The guided tour begins in a processing area where large linen-and-cotton currency sheets are printed with bill impressions. The sheets are then passed into an area where they're examined and trimmed. A third area overprints the Treasury seal, serial numbers, and the Federal Reserve District seal and number. After this, the sheets are cut into separate bills, stacked, and sent to Federal Reserve banks throughout the country.
Next door rises one of the newest and most visited sites on the Mall—the United States Holocaust Memorial Museum (100 Raoul Wallenberg Pl. S.W. +1 202 488 0400. Passes are necessary only for the permanent exhibit; advance passes through (fee) 800 400 9373. Free same-day passes available at museum from 10 a.m., but arrive early as they can go quickly). This recent addition to the Mall was conceived to perpetuate the memory of the victims of the World War II Holocaust. The massive limestone exterior encases an interior courtyard whose redbrick walls are meant to recall the architecture of Nazi death camps such as Auschwitz. Off the courtyard, the emotionally riveting exhibit "Daniel's Story" traces the life of a young German Jewish boy in the 1940s, from his secure middle-class home to the privations and horrors of the death camps.
The museum's darkly powerful permanent exhibit dominates the remainder of the building, with historic footage and artifacts tracing Hitler's rise to power and his increasing obsession with his "final solution" to the problem of Jews and other "impure" races and individuals. In the hushed marble Hall of Remembrance, an eternal flame burns for the more than 11 million victims of the resulting Holocaust.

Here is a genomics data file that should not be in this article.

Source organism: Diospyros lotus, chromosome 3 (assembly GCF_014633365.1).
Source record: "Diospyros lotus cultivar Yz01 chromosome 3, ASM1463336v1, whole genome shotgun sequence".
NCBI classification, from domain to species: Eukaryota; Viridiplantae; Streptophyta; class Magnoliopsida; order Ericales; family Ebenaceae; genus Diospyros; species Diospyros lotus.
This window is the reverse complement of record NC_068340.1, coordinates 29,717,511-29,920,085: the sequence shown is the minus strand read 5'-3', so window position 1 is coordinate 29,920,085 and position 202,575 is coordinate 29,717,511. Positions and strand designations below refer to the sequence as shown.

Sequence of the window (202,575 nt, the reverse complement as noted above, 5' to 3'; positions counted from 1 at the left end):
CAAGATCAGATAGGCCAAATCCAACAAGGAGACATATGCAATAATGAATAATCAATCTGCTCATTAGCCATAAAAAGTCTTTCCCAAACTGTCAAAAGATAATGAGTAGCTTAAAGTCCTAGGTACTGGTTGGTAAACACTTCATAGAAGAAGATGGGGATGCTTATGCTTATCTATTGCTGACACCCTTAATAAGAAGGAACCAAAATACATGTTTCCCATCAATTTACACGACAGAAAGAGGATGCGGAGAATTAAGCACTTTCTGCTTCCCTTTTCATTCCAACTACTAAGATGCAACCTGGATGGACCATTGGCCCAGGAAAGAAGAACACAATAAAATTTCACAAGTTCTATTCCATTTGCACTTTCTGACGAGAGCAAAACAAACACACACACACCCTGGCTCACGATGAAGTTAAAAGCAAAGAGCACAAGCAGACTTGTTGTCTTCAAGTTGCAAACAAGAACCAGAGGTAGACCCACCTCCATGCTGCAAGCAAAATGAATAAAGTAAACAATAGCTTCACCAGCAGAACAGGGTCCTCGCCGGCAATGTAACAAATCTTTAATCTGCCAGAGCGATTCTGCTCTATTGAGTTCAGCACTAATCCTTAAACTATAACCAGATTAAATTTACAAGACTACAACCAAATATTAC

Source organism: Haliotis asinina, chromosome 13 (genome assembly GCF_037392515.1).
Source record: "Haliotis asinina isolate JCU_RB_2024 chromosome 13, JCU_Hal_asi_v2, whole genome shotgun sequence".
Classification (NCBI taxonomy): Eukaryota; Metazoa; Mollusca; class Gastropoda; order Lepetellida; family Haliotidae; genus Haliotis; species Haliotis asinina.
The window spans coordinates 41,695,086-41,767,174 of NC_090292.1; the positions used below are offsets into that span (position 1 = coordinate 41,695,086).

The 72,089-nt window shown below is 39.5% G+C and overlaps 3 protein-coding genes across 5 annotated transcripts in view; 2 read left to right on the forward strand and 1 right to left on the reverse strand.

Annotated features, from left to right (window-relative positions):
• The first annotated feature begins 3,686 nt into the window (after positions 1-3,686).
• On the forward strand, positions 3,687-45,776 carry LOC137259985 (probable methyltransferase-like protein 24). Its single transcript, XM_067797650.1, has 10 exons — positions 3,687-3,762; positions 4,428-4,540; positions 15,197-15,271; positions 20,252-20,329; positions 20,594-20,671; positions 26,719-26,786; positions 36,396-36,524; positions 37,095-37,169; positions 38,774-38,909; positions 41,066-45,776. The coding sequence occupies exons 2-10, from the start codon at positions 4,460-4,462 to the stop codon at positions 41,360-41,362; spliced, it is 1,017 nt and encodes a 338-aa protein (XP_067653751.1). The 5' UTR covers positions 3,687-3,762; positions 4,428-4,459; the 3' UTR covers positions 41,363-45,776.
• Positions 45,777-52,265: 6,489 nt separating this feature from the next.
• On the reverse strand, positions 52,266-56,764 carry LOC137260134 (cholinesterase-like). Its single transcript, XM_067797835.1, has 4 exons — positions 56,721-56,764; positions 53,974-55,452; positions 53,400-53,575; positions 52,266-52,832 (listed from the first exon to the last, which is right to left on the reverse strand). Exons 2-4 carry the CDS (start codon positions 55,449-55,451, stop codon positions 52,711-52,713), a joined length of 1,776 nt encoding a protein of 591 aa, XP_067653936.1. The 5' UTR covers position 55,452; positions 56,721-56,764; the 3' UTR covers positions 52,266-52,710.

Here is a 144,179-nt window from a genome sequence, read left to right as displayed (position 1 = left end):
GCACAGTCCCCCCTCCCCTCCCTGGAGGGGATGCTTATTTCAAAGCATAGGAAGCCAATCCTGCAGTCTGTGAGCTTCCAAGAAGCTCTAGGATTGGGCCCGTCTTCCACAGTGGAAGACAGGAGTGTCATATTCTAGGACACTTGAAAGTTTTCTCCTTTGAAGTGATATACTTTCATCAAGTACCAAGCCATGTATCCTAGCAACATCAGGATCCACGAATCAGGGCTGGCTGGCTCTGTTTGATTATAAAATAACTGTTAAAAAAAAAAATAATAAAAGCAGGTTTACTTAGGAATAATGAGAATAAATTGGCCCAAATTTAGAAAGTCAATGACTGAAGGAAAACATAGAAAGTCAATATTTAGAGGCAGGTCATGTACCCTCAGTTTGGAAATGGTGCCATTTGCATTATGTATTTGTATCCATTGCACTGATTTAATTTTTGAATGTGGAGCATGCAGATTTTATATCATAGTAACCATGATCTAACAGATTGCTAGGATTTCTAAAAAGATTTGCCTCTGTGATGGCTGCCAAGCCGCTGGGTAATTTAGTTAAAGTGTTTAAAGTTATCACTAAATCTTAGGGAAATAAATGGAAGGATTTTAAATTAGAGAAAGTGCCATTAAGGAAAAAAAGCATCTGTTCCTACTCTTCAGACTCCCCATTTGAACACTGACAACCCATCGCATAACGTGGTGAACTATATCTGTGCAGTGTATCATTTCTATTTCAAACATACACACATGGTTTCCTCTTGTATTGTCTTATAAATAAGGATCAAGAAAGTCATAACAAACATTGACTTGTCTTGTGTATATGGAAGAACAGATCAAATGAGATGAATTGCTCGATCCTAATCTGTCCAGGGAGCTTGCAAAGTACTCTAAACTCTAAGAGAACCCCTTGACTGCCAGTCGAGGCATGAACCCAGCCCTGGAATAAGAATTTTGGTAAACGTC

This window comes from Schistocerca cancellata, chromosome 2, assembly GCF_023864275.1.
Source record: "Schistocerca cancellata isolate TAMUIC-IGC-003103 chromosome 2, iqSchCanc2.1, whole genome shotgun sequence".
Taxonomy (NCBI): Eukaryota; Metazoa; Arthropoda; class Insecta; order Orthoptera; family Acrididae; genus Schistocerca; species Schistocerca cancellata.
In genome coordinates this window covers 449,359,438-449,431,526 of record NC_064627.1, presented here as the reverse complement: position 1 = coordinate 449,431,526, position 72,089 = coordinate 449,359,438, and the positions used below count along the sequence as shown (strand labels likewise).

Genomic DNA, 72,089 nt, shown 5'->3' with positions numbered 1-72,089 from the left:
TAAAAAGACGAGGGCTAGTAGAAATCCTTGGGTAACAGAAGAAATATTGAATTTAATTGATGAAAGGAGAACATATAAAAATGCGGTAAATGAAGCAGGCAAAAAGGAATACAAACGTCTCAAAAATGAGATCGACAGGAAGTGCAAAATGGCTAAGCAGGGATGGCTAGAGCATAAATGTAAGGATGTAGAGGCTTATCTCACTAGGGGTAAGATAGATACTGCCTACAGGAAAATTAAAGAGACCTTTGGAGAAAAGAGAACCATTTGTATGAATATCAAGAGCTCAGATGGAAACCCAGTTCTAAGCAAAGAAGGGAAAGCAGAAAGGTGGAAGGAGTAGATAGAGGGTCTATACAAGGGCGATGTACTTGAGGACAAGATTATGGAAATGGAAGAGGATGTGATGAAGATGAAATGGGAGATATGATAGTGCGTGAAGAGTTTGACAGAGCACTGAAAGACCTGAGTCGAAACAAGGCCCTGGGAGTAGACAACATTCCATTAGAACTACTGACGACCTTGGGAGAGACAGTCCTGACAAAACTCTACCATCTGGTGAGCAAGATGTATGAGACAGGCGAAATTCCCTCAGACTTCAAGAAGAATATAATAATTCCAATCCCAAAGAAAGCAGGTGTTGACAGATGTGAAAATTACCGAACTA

As you exit the museum, turn left down 14th Street. The massive, turreted redbrick government building just beyond was built in 1879 to house an earlier Bureau of Engraving and Printing. Continue up 14th Street, turning right on Jefferson Drive, where the Smithsonian Institution (+1 202 357 2700. All museums free and open daily) commences a corridor of world-class museums. The concept for the Smithsonian began with English scientist and man of letters James Smithson (1765-1829). Although he never traveled to the United States, he bequeathed his estate to this country's government, stipulating the moneys be used "to found at Washington, under the name of the Smithsonian Institution, an Establishment for the increase and diffusion of knowledge among men." The Smithsonian now ranks as one of America's great cultural achievements and the largest complex of museums in the world. Besides its eight Mall museums (and the Castle), the institution manages two museums in New York, an astrophysical observatory in Massachusetts, numerous scientific research centers throughout the world, and five other sites in D.C.—the National Portrait Gallery, the adjoining National Museum of American Art, the Renwick Gallery, the Anacostia Museum, and the National Zoological Park.
4. Freer Gallery
The first stop you'll encounter on this tour of the Mall is the elegant marble Freer Gallery (12th St. and Jefferson Dr. S.W.). Detroit industrialist Charles Lang Freer left his outstanding collection of American and Asian art to the Smithsonian in 1919, also giving the moneys to build this refined Italian Renaissance gallery. Among the museum's extensive collection of works by American artist James McNeill Whistler is his fanciful Peacock Room.